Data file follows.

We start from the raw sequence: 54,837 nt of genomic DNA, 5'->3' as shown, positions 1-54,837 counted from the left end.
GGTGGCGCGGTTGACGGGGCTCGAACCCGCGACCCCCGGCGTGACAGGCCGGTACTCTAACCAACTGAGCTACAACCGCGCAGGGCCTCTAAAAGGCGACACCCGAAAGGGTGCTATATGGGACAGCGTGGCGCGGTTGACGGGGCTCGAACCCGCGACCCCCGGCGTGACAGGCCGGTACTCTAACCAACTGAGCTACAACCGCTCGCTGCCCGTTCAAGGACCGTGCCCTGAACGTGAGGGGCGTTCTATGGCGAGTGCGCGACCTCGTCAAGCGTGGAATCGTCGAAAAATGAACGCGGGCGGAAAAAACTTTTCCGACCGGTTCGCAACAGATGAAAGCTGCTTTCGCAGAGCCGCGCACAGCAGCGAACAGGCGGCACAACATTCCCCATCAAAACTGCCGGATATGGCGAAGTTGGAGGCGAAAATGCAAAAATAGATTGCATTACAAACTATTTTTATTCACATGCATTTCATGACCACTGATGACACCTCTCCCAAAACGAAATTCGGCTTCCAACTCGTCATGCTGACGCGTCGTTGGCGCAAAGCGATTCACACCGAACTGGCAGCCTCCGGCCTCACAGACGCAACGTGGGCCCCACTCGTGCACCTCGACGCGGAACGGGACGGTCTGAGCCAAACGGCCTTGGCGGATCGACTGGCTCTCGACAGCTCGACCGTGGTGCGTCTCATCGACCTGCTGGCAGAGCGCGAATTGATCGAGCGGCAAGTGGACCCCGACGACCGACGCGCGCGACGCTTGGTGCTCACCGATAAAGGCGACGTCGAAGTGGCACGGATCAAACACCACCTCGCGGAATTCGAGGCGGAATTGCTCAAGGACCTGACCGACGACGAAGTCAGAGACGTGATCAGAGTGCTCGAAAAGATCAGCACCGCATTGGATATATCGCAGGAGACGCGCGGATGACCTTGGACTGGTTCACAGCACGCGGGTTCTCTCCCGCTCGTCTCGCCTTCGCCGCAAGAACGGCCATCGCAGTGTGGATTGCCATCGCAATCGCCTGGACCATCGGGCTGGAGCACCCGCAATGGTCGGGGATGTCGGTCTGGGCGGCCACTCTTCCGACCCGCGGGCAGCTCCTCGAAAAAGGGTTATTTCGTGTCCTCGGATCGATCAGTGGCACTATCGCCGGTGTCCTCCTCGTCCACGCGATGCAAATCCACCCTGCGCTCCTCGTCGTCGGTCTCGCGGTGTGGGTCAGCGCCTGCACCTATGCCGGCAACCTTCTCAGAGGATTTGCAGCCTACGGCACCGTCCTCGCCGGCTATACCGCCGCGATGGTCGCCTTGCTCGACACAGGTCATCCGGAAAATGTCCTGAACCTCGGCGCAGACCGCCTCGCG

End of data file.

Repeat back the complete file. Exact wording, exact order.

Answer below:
We start from the raw sequence: 54,837 nt of genomic DNA, 5'->3' as shown, positions 1-54,837 counted from the left end.
GGTGGCGCGGTTGACGGGGCTCGAACCCGCGACCCCCGGCGTGACAGGCCGGTACTCTAACCAACTGAGCTACAACCGCGCAGGGCCTCTAAAAGGCGACACCCGAAAGGGTGCTATATGGGACAGCGTGGCGCGGTTGACGGGGCTCGAACCCGCGACCCCCGGCGTGACAGGCCGGTACTCTAACCAACTGAGCTACAACCGCTCGCTGCCCGTTCAAGGACCGTGCCCTGAACGTGAGGGGCGTTCTATGGCGAGTGCGCGACCTCGTCAAGCGTGGAATCGTCGAAAAATGAACGCGGGCGGAAAAAACTTTTCCGACCGGTTCGCAACAGATGAAAGCTGCTTTCGCAGAGCCGCGCACAGCAGCGAACAGGCGGCACAACATTCCCCATCAAAACTGCCGGATATGGCGAAGTTGGAGGCGAAAATGCAAAAATAGATTGCATTACAAACTATTTTTATTCACATGCATTTCATGACCACTGATGACACCTCTCCCAAAACGAAATTCGGCTTCCAACTCGTCATGCTGACGCGTCGTTGGCGCAAAGCGATTCACACCGAACTGGCAGCCTCCGGCCTCACAGACGCAACGTGGGCCCCACTCGTGCACCTCGACGCGGAACGGGACGGTCTGAGCCAAACGGCCTTGGCGGATCGACTGGCTCTCGACAGCTCGACCGTGGTGCGTCTCATCGACCTGCTGGCAGAGCGCGAATTGATCGAGCGGCAAGTGGACCCCGACGACCGACGCGCGCGACGCTTGGTGCTCACCGATAAAGGCGACGTCGAAGTGGCACGGATCAAACACCACCTCGCGGAATTCGAGGCGGAATTGCTCAAGGACCTGACCGACGACGAAGTCAGAGACGTGATCAGAGTGCTCGAAAAGATCAGCACCGCATTGGATATATCGCAGGAGACGCGCGGATGACCTTGGACTGGTTCACAGCACGCGGGTTCTCTCCCGCTCGTCTCGCCTTCGCCGCAAGAACGGCCATCGCAGTGTGGATTGCCATCGCAATCGCCTGGACCATCGGGCTGGAGCACCCGCAATGGTCGGGGATGTCGGTCTGGGCGGCCACTCTTCCGACCCGCGGGCAGCTCCTCGAAAAAGGGTTATTTCGTGTCCTCGGATCGATCAGTGGCACTATCGCCGGTGTCCTCCTCGTCCACGCGATGCAAATCCACCCTGCGCTCCTCGTCGTCGGTCTCGCGGTGTGGGTCAGCGCCTGCACCTATGCCGGCAACCTTCTCAGAGGATTTGCAGCCTACGGCACCGTCCTCGCCGGCTATACCGCCGCGATGGTCGCCTTGCTCGACACAGGTCATCCGGAAAATGTCCTGAACCTCGGCGCAGACCGCCTCGCG